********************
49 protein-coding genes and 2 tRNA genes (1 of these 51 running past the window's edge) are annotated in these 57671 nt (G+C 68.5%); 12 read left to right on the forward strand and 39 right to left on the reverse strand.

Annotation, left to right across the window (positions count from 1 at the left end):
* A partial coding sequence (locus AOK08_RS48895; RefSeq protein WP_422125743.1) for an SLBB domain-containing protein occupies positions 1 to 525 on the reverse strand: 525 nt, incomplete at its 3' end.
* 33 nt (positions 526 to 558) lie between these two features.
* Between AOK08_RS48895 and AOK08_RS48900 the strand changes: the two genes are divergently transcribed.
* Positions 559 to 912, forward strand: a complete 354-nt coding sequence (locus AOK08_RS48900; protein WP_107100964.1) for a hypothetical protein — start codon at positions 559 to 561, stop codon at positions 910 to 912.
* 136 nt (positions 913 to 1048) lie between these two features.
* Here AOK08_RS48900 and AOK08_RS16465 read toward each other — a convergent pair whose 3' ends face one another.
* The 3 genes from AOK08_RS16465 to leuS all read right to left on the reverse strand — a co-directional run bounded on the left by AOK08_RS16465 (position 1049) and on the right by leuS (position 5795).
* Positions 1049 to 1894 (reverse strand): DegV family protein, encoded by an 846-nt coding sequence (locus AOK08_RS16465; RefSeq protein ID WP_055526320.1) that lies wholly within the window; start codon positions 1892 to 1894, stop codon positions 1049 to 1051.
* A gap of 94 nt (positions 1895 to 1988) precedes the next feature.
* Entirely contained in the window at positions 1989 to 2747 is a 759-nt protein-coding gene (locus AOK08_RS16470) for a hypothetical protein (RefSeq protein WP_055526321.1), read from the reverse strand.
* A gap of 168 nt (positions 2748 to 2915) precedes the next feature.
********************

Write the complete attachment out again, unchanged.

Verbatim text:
49 protein-coding genes and 2 tRNA genes (1 of these 51 running past the window's edge) are annotated in these 57671 nt (G+C 68.5%); 12 read left to right on the forward strand and 39 right to left on the reverse strand.

Annotation, left to right across the window (positions count from 1 at the left end):
* A partial coding sequence (locus AOK08_RS48895; RefSeq protein WP_422125743.1) for an SLBB domain-containing protein occupies positions 1 to 525 on the reverse strand: 525 nt, incomplete at its 3' end.
* 33 nt (positions 526 to 558) lie between these two features.
* Between AOK08_RS48895 and AOK08_RS48900 the strand changes: the two genes are divergently transcribed.
* Positions 559 to 912, forward strand: a complete 354-nt coding sequence (locus AOK08_RS48900; protein WP_107100964.1) for a hypothetical protein — start codon at positions 559 to 561, stop codon at positions 910 to 912.
* 136 nt (positions 913 to 1048) lie between these two features.
* Here AOK08_RS48900 and AOK08_RS16465 read toward each other — a convergent pair whose 3' ends face one another.
* The 3 genes from AOK08_RS16465 to leuS all read right to left on the reverse strand — a co-directional run bounded on the left by AOK08_RS16465 (position 1049) and on the right by leuS (position 5795).
* Positions 1049 to 1894 (reverse strand): DegV family protein, encoded by an 846-nt coding sequence (locus AOK08_RS16465; RefSeq protein ID WP_055526320.1) that lies wholly within the window; start codon positions 1892 to 1894, stop codon positions 1049 to 1051.
* A gap of 94 nt (positions 1895 to 1988) precedes the next feature.
* Entirely contained in the window at positions 1989 to 2747 is a 759-nt protein-coding gene (locus AOK08_RS16470) for a hypothetical protein (RefSeq protein WP_055526321.1), read from the reverse strand.
* A gap of 168 nt (positions 2748 to 2915) precedes the next feature.